Near the summit of the former Maine Central Mountain Division at Crawford Notch, the line passes through a deep rock cutting in a natural low point in the mountains known as the Gateway.
Conway Scenic’s normal operations of its Notch Train to Crawford’s Station finds the train passing the Gateway at the peak of high sun. In other words, one of the most difficult times for photography using natural lighting.
Fires in the West resulted in particulate matter and haze, which last week provide a great degree of diffusion, making these condition an ideal time to catch the Notch Train on its uphill run.
Working with my Lumix LX7, I exposed this view from the railroad east end (compass south) of the famous cutting. Having locomotive 1751 in the lead was an added bonus.
A Clear Autumn Day to Photograph a Shiny Blue Bird.
Today, Massachusetts Central assigned one of two recently acquired GP38s to its weekday Palmer-South Barre local freight. Although Mass-Central received the two locomotives earlier this year, it is my understanding that today’s train is the first regular revenue service run to use one.
The train departed Palmer this morning with the GP38 leading Mass-Central’s 2100 and 960. The second two locomotives were left in Ware, while the freight continued up the Ware River Valley on the former Boston & Albany branch.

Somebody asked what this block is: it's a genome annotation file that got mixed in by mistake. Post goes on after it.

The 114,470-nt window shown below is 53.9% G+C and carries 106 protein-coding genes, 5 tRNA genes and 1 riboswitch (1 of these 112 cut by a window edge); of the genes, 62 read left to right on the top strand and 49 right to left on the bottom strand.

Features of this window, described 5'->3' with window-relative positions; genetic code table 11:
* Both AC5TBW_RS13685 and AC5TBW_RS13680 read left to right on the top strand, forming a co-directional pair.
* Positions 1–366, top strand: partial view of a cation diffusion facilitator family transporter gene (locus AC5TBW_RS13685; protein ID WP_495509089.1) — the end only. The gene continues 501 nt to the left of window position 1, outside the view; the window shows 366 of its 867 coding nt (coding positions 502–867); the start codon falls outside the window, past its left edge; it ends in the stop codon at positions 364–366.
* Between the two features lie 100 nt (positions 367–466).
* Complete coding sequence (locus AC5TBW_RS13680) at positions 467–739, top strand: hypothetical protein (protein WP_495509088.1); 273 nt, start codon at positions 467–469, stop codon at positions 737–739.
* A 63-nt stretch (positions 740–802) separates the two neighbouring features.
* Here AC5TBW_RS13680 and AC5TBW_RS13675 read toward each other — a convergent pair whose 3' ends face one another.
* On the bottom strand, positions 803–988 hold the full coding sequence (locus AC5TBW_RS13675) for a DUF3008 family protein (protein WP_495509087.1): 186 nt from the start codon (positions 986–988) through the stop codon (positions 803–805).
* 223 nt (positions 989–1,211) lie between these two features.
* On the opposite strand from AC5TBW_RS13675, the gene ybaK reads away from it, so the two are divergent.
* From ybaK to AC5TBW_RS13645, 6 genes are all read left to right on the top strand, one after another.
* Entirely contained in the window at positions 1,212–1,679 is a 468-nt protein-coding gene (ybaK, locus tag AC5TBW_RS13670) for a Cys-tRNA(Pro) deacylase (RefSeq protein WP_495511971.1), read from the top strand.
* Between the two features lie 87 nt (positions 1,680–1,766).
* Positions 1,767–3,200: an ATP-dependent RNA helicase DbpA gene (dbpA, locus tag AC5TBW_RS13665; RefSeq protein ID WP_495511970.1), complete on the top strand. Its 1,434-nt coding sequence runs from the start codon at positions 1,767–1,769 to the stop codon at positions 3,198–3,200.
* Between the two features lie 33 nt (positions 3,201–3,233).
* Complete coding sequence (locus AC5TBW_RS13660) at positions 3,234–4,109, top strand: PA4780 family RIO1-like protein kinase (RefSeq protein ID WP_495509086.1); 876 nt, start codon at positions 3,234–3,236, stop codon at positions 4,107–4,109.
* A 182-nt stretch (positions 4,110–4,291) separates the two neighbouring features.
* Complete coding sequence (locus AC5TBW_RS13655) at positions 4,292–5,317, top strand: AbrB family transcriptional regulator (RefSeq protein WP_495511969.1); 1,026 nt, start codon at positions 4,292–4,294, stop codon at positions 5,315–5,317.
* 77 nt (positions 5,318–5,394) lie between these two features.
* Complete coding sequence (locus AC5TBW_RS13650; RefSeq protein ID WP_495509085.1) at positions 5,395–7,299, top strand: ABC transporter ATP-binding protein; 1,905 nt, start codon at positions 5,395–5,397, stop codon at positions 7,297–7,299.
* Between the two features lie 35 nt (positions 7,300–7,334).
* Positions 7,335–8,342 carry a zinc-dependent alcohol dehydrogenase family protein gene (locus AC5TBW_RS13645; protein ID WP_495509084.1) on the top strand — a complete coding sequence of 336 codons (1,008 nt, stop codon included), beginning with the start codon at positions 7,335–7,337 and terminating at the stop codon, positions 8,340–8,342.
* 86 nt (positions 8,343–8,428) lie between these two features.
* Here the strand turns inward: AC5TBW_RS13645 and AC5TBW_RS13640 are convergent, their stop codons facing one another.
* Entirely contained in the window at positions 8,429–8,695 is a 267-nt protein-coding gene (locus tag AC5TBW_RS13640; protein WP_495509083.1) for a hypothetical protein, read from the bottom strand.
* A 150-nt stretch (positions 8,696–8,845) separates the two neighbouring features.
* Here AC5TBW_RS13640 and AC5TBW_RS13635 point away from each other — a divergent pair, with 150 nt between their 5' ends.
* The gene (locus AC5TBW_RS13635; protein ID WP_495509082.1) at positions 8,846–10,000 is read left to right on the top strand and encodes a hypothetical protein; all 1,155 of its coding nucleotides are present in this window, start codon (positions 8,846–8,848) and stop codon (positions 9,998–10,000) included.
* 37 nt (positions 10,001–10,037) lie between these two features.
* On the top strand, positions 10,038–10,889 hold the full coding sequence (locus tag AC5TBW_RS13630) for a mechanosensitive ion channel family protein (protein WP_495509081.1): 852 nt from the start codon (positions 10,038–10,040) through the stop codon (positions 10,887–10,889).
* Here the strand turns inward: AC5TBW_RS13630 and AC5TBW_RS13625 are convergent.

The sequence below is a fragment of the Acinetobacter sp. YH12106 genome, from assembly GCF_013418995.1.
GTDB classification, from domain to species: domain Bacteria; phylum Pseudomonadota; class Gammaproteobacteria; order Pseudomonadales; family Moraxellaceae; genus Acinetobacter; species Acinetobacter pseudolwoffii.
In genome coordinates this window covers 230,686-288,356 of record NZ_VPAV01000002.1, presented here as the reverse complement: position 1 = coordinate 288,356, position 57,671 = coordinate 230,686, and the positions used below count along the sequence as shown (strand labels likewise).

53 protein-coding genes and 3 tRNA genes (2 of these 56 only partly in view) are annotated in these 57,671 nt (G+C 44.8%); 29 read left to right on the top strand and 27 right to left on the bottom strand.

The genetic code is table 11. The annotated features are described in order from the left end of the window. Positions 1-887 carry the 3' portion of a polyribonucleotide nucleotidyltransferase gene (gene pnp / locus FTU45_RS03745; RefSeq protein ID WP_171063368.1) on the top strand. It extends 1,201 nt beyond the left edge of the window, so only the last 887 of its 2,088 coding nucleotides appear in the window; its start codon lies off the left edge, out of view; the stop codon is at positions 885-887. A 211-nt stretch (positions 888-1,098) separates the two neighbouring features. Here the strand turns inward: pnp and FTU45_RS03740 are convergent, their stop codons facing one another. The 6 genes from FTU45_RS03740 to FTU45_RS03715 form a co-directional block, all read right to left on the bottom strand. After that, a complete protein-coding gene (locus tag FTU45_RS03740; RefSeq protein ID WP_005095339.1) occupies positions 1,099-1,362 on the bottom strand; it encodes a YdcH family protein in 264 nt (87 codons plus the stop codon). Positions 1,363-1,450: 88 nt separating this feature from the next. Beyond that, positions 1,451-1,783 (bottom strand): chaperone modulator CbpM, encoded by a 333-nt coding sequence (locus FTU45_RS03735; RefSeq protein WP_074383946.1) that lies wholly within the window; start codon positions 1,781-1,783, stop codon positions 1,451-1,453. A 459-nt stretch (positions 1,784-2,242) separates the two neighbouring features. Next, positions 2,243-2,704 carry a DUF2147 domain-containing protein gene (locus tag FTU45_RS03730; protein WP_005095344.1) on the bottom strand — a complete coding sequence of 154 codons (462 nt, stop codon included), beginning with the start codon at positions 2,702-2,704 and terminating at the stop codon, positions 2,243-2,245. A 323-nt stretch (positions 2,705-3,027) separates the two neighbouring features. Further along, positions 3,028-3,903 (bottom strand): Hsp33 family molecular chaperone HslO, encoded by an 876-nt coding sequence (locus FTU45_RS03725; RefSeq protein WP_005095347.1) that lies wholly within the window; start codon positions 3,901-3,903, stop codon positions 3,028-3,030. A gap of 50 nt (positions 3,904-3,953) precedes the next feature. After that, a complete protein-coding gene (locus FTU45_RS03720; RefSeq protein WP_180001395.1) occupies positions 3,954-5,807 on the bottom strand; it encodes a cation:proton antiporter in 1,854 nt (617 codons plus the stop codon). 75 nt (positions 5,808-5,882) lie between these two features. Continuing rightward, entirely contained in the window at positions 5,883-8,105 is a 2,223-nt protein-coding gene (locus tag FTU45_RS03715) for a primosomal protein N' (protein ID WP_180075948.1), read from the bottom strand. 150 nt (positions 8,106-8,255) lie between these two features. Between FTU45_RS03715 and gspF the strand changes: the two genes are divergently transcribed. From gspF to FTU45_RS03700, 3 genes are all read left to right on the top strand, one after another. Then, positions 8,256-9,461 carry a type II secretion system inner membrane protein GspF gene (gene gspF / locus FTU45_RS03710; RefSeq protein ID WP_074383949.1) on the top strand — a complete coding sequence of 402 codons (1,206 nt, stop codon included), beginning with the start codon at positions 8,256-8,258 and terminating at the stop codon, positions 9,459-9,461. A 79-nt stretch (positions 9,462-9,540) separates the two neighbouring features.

Both of the Massachusetts Central’s GP38s have been beautifully painted in a livery inspired by the classic Boston & Maine ‘Blue Bird’ scheme. Although most of Mass-Central’s current route uses former Boston & Albany tracks, the railroad began as a switching operation on vestiges of Boston & Maine’s Central Massachusetts line around Ware.
Historically, the Central Massachusetts was a Boston & Maine route between Boston and Northampton, although it hasn’t served as a through route since the 1930s. Massachusetts Central still operates a few segments of old B&M trackage, notably in Ware.